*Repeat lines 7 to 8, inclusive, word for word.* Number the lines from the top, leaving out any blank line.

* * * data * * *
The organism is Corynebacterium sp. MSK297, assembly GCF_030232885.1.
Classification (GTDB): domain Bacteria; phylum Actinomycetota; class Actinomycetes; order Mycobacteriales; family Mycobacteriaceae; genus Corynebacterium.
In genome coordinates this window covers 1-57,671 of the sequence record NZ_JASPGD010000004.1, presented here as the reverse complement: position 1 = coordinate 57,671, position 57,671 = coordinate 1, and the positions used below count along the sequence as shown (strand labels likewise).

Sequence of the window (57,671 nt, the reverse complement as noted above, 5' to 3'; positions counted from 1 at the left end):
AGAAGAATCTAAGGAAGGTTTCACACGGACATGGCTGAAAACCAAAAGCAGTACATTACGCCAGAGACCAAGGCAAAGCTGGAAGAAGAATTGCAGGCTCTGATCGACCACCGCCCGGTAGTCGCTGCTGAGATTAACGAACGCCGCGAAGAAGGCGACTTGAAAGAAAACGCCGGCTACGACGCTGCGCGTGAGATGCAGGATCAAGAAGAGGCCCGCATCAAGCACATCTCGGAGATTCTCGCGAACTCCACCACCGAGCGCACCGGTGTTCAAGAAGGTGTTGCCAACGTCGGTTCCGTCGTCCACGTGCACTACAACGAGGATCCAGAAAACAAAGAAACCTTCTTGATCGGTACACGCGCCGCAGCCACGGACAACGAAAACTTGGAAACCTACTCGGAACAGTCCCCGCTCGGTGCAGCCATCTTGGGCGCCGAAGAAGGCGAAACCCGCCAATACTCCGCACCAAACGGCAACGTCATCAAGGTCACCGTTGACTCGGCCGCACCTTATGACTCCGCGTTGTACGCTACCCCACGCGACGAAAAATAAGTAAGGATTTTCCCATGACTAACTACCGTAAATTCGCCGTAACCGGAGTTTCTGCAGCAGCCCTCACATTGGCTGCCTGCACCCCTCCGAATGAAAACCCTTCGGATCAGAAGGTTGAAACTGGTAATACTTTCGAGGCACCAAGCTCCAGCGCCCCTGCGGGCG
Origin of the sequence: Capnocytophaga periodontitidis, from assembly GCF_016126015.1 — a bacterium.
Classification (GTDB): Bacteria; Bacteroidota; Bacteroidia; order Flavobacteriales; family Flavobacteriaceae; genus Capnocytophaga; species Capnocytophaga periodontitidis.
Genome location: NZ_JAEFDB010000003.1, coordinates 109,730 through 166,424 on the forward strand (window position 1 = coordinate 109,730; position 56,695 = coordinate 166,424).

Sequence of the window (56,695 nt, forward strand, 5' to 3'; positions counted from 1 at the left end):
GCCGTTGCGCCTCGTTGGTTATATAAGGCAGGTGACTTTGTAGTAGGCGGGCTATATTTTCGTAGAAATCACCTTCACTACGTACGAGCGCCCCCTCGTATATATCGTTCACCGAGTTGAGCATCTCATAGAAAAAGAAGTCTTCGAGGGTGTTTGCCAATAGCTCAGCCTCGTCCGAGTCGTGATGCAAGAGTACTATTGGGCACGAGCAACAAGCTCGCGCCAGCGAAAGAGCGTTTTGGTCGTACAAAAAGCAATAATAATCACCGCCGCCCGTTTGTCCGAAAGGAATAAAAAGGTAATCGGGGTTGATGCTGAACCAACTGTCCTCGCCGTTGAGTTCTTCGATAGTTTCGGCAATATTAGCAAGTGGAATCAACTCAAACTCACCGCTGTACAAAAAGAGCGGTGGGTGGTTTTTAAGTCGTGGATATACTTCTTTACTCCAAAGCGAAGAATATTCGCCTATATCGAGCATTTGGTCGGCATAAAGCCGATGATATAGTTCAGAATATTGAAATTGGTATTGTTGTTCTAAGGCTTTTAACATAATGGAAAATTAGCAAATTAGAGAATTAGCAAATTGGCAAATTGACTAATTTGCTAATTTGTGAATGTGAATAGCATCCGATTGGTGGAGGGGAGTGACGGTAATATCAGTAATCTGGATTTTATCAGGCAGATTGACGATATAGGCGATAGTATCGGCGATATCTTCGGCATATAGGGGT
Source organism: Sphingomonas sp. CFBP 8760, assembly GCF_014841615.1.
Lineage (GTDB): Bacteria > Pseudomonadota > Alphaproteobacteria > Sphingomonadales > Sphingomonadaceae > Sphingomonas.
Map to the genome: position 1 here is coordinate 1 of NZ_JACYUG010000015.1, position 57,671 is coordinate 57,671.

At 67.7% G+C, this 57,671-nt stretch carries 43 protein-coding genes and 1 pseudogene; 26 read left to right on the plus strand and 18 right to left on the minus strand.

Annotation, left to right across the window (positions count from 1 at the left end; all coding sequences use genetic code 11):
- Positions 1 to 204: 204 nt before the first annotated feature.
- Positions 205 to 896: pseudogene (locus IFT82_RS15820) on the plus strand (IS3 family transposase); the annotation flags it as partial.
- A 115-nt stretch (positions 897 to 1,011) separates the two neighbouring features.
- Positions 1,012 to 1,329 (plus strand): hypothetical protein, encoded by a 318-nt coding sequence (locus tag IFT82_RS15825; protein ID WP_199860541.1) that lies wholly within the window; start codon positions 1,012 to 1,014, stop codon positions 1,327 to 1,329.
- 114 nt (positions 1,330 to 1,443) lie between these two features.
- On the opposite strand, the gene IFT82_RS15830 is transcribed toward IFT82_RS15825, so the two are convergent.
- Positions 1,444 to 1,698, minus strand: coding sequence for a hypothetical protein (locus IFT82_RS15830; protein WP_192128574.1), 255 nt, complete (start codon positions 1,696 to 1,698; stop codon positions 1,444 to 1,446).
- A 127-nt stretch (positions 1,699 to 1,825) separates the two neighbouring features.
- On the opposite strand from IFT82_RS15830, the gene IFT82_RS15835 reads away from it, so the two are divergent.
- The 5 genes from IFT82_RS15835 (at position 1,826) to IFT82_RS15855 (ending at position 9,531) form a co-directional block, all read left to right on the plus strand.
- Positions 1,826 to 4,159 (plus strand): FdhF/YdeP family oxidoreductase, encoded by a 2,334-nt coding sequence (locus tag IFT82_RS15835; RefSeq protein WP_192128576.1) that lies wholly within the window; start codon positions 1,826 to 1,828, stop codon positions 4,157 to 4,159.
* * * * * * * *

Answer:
Classification (GTDB): Bacteria; Bacteroidota; Bacteroidia; order Flavobacteriales; family Flavobacteriaceae; genus Capnocytophaga; species Capnocytophaga periodontitidis.
Genome location: NZ_JAEFDB010000003.1, coordinates 109,730 through 166,424 on the forward strand (window position 1 = coordinate 109,730; position 56,695 = coordinate 166,424).